Business As Usual: Citigroup Makes History with First Woman CEO

Richard Falvo, Maroon-News Staff

Citigroup, the American multinational investment bank, made history last week after announcing that Jane Fraser will become the firm’s next chief executive, making her the first woman to lead a big bank in the history of Wall Street. Formerly the president of the firm, Fraser will replace Michael Corbat as chief executive come February. In a press release from Sept. 10, Citigroup confirmed the historic decision to the public.

“Citi CEO Michael Corbat today announced that, after 37 years at Citi, including the last eight years as CEO, he plans to retire from Citi and step down from its Board of Directors in February of 2021. The Board of Directors selected Jane Fraser, currently Citi’s President and CEO of Global Consumer Banking, to succeed him as CEO in February, and she has been elected to the Board of Directors with service beginning immediately,” according to the press release.  

When Fraser officially takes command of the investment bank early next year, she will stand alone as the sole female leader in the corporate bank landscape. There are currently no other female chief executives in the ten largest U.S. banks, with only 31 women holding the position of chief executive among the 500 American corporations that make up the S&P 500, one of the most prominent and heavily-traded equity indexes in the world. Further, a Nov. 2019 study conducted by the consulting firm Oliver Wyman found that women accounted for just 26 percent of all senior U.S. financial services executives last year, which marks an increase of six percentage points from 2016.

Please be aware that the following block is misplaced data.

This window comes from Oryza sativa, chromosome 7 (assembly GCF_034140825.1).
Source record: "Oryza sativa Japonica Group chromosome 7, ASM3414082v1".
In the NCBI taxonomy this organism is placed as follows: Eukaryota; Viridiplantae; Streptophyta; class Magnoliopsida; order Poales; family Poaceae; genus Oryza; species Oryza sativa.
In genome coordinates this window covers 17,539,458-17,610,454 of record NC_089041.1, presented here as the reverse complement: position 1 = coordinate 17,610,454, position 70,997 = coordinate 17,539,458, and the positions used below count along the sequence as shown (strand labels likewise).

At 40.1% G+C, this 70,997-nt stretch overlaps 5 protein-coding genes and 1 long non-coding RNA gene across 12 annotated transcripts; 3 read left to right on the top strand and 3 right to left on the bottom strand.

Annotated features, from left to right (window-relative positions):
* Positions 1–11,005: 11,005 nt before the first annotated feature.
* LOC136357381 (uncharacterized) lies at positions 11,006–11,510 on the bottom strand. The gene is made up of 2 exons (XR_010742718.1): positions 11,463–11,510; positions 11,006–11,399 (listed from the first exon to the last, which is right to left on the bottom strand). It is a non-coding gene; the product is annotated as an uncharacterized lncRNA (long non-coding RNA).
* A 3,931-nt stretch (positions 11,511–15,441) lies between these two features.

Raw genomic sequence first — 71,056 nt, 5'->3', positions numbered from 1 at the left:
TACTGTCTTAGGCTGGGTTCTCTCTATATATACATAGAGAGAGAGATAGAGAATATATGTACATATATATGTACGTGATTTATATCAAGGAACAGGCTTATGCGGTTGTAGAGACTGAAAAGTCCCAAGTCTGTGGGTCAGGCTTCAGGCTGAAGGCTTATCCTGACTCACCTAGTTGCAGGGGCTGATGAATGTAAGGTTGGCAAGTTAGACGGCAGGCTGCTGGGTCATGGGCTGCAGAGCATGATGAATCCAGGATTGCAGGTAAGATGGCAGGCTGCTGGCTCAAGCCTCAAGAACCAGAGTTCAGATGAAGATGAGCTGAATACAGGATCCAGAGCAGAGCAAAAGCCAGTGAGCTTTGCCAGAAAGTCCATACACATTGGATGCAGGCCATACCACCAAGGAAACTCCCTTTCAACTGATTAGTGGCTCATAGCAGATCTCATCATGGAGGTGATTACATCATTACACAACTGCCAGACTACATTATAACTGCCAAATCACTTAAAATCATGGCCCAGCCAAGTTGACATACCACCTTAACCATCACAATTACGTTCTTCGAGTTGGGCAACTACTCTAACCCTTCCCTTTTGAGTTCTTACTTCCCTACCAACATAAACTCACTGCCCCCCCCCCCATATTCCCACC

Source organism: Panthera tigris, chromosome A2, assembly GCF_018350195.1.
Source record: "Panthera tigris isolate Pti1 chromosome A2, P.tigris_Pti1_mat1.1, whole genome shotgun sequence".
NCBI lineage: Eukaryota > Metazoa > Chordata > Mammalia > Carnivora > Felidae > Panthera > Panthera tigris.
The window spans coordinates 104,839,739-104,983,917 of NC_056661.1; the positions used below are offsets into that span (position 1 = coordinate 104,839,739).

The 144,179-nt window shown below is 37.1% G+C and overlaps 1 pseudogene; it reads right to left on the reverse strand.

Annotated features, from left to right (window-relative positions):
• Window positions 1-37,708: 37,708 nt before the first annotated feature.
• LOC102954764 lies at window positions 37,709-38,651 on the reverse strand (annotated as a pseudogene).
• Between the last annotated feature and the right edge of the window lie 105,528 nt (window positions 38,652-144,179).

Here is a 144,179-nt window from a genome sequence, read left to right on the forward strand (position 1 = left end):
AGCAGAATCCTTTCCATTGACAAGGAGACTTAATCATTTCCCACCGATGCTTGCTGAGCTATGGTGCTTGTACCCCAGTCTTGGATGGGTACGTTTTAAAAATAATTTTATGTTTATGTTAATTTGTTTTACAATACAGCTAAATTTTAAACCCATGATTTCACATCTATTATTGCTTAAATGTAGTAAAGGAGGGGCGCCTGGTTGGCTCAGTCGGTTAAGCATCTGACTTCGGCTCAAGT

Fraser’s reputation and track record makes her well-suited for the role of chief executive. After beginning her career in 1988 as a mergers and acquisitions analyst at Goldman Sachs in London, Fraser enrolled at Harvard Business School in 1992, earning her MBA two years later. Shortly after, she joined the financial services and global strategy departments at McKinsey & Company, where she would eventually become a partner.

Fraser joined Citigroup in 2004, first as Head of Client Strategy in the firm’s investment and global banking division. In Oct. 2007, she was promoted to Global Head of Strategy and Mergers and Acquisitions. Two years later, Fraser was promoted to chief executive of Citi Private Bank, a subsidiary of Citigroup that serves the private banking needs of individuals with a net worth of at least 25 million USD. It is worth noting that when she was promoted to this particular position, Citi Private Bank was running an annual deficit of around 250 million USD. By the time Fraser’s tenure as chief executive came to an end 2013, the bank had returned to posting an annual financial surplus. In other words, the bank went from losing almost one quarter of a billion dollars to turning a profit in less than four years with Fraser in command.

Following numerous other promotions, Fraser was eventually appointed President of Citigroup and Head of Global Consumer Banking in Oct. 2019.

As a product of her impressive career advancements, Fraser has been recognized on several occasions in the media. In 2015, Fortune ranked Fraser number 41 on its annual list of the “51 Most Powerful Women in Business.” In addition, in 2014 and 2015, American Banker named Fraser the “Number 1 Woman to Watch.”

Although the new role will bring about unique challenges to overcome, Fraser herself is looking forward to facing the task head-on.

“I will do everything I can to make all of our stakeholders proud of our firm as we continue to build a better bank and improve our returns. We will invest in our infrastructure, risk management and controls to ensure that we operate in a safe and sound manner and serve our clients and customers with excellence. Citi is an incredible institution with a proud history and a bright future. I am excited to join with my colleagues in writing the next chapter,” Fraser said.